Now, obviously I knew that what I was making was not going to taste exactly like the egg salad I grew up with. But, I have to admit, the mixture really did take on a surprisingly similar texture to what I have been accustomed to, and made for a satisfying lunch.sammy

You know, I’ve really started to understand that the trick with veganized versions of our favourite recipes is to accept that these new versions are not going to taste exactly the same as their carnivore-catering counterparts, and to simply do our best to enjoy them for what they are – delicious foods that are tempting to the taste-buds in their own right.

Crispy Smashed Potatoes (or, Get in Ma Belly)

Okay. I may have said this before, but I really think that this time I have found THE ONE. The most delicious, most incredible, most perfect food ever known to man. My favourite recipe ever created. The smashed potato.

I could rhapsodize for hours about the potato. It is the one edible on earth that I will eat, no matter how it is prepared, because I have yet to discover a bad way to enjoy potatoes. I’ve been wanting to try smashed potatoes for awhile but just never really remembered when it came to feeding time… usually I just boil up some taters and throw them in a bowl with vegan Becel and some salt. I found a tasty recipe, though, from Oh She Glows (everyone’s favourite vegan chef/blogger!) and had to try it.

You can find the full recipe here. But in brief, all you need are some potatoes, olive oil, salt and pepper, some garlic powder, and parsley (for decoration). Its so easy! Just boil the potatoes (one of the culinary tasks I am actually proficient at) until they are tender, and drain. Once they’ve cooled just a touch, set the potatoes on a baking sheet. Then, with the bottom of a glass (or any firm flat object – a glass worked best for me) press down on each potato just hard enough to pop the skin of the potato and flatten it slightly – it should mostly still hold together though. Then, you top each of the smushed potatoes with olive oil, salt and pepper, and really any other spices you want to throw on there, and then you bake em! They come out all golden and glisten-y and crispy and soft and salty and delicious and oh my goodness get me some now!!!!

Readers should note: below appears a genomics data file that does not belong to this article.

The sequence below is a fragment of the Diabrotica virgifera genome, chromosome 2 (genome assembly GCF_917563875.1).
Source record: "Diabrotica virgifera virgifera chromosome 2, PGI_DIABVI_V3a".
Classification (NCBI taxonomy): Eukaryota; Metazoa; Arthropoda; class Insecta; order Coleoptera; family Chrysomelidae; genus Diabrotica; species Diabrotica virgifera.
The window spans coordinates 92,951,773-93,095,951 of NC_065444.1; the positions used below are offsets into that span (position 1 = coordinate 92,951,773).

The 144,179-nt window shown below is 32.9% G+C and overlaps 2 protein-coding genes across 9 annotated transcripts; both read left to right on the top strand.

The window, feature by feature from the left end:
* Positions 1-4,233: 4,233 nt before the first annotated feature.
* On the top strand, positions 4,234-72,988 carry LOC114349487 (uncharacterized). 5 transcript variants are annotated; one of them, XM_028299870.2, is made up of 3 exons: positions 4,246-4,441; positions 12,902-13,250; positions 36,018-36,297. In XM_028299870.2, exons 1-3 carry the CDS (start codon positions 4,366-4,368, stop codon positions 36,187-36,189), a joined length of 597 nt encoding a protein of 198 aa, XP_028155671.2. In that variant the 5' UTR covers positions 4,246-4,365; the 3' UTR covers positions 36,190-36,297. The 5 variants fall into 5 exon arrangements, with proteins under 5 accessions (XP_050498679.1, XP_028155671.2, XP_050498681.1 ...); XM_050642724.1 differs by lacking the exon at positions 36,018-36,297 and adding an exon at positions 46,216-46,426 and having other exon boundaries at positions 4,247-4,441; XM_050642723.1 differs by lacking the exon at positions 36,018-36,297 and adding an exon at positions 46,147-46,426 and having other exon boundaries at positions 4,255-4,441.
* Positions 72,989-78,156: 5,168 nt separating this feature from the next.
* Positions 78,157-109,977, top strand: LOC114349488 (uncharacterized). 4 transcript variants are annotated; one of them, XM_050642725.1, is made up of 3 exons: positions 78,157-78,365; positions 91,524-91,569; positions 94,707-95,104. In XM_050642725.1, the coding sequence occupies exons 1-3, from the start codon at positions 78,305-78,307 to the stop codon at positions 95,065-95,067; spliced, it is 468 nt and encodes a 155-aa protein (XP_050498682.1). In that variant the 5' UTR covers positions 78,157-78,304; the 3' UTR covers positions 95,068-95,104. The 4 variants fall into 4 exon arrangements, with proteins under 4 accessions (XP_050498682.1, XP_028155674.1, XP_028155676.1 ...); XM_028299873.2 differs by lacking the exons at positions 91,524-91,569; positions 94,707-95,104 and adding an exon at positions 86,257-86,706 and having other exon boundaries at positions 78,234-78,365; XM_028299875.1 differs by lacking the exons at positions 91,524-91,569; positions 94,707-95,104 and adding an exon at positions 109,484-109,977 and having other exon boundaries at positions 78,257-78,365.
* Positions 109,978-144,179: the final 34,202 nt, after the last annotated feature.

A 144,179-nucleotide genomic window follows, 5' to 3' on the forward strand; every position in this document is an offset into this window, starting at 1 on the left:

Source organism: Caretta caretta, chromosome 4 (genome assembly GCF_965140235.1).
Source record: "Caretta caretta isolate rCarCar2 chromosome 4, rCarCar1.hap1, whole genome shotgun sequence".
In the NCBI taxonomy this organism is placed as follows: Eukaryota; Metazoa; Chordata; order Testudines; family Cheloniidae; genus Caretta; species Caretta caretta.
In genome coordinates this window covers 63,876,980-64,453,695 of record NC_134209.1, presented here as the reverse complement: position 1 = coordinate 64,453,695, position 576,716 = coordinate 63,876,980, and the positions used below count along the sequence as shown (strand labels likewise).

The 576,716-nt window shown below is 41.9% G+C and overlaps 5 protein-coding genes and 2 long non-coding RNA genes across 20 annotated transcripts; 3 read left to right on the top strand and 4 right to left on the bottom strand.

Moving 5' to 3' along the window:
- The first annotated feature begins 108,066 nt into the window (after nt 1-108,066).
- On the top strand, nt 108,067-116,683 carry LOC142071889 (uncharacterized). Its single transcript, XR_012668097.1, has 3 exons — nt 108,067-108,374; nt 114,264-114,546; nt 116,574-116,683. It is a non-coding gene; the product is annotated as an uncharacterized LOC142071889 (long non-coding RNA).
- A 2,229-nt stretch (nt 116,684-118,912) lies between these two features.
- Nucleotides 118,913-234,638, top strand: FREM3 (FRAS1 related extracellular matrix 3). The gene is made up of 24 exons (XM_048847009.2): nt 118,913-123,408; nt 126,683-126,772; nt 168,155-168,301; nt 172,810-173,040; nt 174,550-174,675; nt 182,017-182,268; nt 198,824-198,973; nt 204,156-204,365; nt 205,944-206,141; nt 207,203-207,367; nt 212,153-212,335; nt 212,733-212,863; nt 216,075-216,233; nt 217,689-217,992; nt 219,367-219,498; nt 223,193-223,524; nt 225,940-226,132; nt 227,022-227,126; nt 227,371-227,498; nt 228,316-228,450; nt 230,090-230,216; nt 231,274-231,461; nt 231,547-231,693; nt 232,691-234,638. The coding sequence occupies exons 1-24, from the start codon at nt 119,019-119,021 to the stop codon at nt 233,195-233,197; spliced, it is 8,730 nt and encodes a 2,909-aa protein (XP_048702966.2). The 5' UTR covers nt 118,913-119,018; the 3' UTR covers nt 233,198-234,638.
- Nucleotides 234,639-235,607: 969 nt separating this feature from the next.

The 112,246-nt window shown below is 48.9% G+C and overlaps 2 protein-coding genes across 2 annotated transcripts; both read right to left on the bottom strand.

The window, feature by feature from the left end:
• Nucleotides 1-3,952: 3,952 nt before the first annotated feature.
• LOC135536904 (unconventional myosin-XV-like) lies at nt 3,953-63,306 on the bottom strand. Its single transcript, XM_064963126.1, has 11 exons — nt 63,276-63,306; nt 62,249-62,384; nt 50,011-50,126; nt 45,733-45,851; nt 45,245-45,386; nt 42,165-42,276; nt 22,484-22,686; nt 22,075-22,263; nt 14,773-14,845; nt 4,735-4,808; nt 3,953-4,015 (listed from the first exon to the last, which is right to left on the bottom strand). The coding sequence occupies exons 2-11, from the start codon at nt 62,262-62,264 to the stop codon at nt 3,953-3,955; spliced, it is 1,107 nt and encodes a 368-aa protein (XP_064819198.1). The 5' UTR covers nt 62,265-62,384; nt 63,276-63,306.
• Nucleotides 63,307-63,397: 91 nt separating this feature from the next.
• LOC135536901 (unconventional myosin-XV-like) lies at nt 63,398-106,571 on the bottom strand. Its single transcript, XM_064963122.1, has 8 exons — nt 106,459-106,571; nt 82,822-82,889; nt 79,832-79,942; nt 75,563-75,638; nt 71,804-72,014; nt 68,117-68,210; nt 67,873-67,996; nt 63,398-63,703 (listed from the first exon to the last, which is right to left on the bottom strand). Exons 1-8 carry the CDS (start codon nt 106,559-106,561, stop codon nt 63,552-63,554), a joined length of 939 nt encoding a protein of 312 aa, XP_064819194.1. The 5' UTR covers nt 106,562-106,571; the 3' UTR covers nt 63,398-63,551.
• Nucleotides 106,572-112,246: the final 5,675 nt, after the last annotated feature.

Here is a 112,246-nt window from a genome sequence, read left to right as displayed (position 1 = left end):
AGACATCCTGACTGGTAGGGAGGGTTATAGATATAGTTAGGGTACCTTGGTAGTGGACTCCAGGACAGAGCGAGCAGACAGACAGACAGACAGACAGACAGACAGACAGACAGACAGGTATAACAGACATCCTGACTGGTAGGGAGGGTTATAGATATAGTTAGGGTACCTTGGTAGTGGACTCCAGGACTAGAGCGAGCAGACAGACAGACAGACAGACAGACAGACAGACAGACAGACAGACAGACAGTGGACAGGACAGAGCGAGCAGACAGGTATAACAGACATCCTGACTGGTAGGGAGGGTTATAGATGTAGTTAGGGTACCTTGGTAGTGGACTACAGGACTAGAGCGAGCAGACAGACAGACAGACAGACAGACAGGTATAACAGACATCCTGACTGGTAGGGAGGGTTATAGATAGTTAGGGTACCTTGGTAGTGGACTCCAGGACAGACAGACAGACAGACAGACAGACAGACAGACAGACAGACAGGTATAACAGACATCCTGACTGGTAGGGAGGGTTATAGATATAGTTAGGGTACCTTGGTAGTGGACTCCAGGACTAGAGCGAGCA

pertater

The Oh She Glows recipe goes a few steps further and tops the potatoes with an avocado aioli. Unfortunately, I do not have a food processor, so while I did attempt to make the aioli in my decrepit blender it didn’t exactly turn out. So, I ate the potatoes relatively naked and used my avocado mixture as a sandwich spread for lunch the next day.

To go with the tasty morsels above, I pan-friend an Yves Chick’n Burger patty and made myself a faux chicken burger with Veganaise and lettuce. SO GOOD. SO satisfying. Being vegan is easy!

pertater and burger

The Clever Rabbit

One of the goals I’ve made for myself for this new year is to invest my money in local restaurants, and to eat only at places that offer vegan options. I cannot change the world, but I can make decisions in my own life that better align with the world I would like to see. An excellent Edmonton restaurant that offers a fully vegan and vegetarian menu is The Clever Rabbit, on 124th street and 107the avenue. I wrote about the eatery for an animal rights newsletter awhile back and upon returning for my second visit I was pleased to find the only thing that had changed was that the place was even more homey and charming than before.